Chemical Characteristics of Oceanic Basalts and the Upper Mantle
Tholeiitic basalts (oceanic tholeiites) that form most of tne deeply submerged volcanic features in the oceans are characterized bv extremely low amounts of Ba, K, P, Pb, Sr, Th, U, and Zr as well as Fe2O3/FeO < 0.2 and Na/K > 10 in unaltered samples. Oceanic tholeiitles also have rare earth abundance-distribution patterns and ratios of K/Rb (1300) and Sr87/Sr86 (0.702) similar to or overlapping those of calcium-rich (basaltic) achondritic meteorites. The close compositional similarities between the oceanic tholciites and calcium-rich achondrltes indicates the relatively primitive nature of the oceanic tholeiites.
In.contrast, the alkali-rich basalts that cap submarine and island volcanoes arc relatively enrichcd in Ba, K, La, Nb, P, Pb, Pb206, Rb, Fe2O3, Sr, Sr87, Ti, Th, U, and Zr; i.e. in the same elements and isotopes that are concentrated ir. the sialic continental crusts by factors of 5 to 1000 more tljan the amounts readily inferred in the upper mantle.
These analytical data coupled with the field relationships indicate that the,alkali-rich basalt are derivative rocks, fractionated from the oceanic tholeiites by processes of magmatic differentiation, and that the bceanif tholeiites are the principal or \ only primary magma generated in the upper irtantic under the oceans.
Studies of the abundances and compositions of continental basalts show that essentially identical tholeiitic lavas, contaminated with Si, K, and the chemically coherent trace elements and radiogenic isotope from the sial, also have been the predominant or only magma generated in the mantle under the continents.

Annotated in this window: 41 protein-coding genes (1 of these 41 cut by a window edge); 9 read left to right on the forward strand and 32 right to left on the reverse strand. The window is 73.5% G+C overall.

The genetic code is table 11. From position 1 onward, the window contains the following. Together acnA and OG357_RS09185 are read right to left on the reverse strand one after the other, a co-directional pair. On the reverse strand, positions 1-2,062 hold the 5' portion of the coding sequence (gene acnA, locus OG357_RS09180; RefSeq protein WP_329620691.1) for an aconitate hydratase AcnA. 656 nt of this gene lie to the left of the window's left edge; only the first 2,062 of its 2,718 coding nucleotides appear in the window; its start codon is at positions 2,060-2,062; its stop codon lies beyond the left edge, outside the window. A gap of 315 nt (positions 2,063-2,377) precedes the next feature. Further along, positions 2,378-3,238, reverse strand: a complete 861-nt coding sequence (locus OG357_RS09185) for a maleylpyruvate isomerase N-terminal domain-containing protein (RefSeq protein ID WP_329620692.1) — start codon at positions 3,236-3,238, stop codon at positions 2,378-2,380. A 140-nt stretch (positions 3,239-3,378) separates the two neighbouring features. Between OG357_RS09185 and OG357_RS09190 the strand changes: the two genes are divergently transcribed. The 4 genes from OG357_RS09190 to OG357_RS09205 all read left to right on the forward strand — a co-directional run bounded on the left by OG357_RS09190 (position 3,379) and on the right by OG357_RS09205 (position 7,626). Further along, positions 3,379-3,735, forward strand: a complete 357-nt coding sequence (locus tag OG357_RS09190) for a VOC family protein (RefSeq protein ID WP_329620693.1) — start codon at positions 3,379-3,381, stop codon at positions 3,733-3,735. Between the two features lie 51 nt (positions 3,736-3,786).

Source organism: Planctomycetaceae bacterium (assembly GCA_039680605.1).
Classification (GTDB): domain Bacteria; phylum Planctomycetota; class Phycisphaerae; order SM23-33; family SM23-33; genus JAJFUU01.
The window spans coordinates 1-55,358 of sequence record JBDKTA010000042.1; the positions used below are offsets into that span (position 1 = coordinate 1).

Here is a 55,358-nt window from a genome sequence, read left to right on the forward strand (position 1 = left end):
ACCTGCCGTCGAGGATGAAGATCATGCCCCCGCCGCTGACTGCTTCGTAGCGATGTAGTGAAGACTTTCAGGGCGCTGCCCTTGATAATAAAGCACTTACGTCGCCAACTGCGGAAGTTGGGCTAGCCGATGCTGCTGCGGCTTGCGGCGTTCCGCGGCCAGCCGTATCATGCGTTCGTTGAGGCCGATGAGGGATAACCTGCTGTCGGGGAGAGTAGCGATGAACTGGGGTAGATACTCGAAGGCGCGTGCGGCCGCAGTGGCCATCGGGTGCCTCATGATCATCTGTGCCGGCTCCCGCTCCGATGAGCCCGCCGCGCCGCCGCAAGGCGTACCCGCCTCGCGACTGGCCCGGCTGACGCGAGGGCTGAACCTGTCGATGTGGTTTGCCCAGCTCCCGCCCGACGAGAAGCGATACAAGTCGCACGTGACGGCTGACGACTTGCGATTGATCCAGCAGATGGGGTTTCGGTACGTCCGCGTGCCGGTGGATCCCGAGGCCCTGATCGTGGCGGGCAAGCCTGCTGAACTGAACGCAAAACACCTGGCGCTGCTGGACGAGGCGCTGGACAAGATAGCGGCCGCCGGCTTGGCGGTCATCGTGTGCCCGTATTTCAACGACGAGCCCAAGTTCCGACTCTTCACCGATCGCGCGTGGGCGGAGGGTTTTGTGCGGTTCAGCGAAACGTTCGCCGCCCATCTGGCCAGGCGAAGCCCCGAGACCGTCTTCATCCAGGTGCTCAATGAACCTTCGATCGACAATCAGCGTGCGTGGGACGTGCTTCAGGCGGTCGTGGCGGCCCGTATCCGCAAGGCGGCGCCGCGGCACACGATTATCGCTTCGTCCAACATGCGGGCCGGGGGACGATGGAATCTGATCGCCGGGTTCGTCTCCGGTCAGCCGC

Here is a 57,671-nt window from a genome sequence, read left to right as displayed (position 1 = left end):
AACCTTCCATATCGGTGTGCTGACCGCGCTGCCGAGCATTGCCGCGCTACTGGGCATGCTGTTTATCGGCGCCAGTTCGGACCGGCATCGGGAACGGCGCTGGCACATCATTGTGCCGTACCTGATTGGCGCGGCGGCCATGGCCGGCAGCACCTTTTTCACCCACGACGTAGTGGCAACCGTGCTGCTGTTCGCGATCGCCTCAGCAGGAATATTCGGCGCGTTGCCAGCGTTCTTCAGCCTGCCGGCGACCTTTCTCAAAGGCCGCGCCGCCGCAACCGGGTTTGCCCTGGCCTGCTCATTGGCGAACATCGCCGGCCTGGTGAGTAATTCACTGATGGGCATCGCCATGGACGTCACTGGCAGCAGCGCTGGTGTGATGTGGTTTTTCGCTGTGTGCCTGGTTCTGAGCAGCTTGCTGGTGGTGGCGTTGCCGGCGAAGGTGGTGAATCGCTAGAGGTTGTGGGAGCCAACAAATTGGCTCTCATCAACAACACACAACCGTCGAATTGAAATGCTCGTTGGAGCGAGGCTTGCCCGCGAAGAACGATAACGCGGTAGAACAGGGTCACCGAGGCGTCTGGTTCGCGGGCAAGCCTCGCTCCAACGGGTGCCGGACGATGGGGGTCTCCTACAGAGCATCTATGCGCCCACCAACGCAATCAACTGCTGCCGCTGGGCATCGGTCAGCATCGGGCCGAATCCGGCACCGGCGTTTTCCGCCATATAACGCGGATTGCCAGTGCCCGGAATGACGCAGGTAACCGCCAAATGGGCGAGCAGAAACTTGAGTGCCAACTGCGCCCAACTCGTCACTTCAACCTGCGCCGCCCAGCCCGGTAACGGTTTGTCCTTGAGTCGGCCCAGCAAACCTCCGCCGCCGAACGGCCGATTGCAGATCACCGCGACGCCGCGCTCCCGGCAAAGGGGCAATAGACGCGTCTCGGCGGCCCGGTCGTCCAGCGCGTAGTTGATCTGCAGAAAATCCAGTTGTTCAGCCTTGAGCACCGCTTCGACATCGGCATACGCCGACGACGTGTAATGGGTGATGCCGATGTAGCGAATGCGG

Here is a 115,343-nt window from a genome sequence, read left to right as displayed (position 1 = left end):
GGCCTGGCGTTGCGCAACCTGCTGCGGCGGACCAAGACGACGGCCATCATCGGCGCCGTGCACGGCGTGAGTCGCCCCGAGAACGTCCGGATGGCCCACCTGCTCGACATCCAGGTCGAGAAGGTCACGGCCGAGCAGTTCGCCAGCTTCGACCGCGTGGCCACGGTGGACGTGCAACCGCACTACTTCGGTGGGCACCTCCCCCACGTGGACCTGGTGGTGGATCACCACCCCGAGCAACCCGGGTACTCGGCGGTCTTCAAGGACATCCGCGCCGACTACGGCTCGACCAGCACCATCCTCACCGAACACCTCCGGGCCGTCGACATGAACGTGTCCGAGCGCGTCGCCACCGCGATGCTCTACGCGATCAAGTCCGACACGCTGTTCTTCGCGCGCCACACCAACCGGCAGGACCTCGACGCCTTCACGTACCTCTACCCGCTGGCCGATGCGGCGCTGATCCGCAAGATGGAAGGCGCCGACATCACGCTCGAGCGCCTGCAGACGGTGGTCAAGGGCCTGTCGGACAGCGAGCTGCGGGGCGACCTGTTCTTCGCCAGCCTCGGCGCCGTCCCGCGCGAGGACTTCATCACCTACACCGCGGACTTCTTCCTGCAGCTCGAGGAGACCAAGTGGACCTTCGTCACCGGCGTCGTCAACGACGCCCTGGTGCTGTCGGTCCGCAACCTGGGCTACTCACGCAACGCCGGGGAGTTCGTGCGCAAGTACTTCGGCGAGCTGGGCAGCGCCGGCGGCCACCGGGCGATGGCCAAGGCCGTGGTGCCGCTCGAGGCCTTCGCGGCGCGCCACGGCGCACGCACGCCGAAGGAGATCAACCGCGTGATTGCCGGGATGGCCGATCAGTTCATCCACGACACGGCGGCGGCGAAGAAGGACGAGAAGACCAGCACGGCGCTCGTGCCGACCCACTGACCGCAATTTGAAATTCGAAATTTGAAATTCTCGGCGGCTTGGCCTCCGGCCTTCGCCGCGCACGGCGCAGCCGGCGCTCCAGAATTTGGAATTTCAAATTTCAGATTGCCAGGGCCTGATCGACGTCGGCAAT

The chemical properties of oceanic tholeiites suggesjt that the upper mantle probably contains less than(in parts per million): Ba, 10; K, 100; Pb, 0.4; Rb, 10; Th, 0.2; and U, 0.1. The Sr87/Sr86 must be lesj than 0.7015; Th/U about 2; K/Rb about 1500-2000; and Fe2O3/FeO less than 0.1.
The integration of field and petrochemical data with seismic, density, and shock-wave studies suggests that the oceanic tholeiites are cither complete melts of the upper mantle or are generated from a mix of- this tholeiite and a magnesium-rich peridotite or dunik in proportions up to perhaps 1:4.
The Mhorovicic discontinuity under the oceans appears to mark the transition downward from a largely tholeiitic oceanic crust to either tholeiite reconstituted to blueschist or greenschist or to the ultramafic residue left after expulsion of oceanic tholeiite
Figures & Tables
Edited by Peter A. Roma and published in 1976, Mid-Atlantic Ridge contains a collection of related articles reprinted from other Geological Society of America publications as well as a brief review of exploration of the Mid-Atlantic Ridge from 1960 to 1975.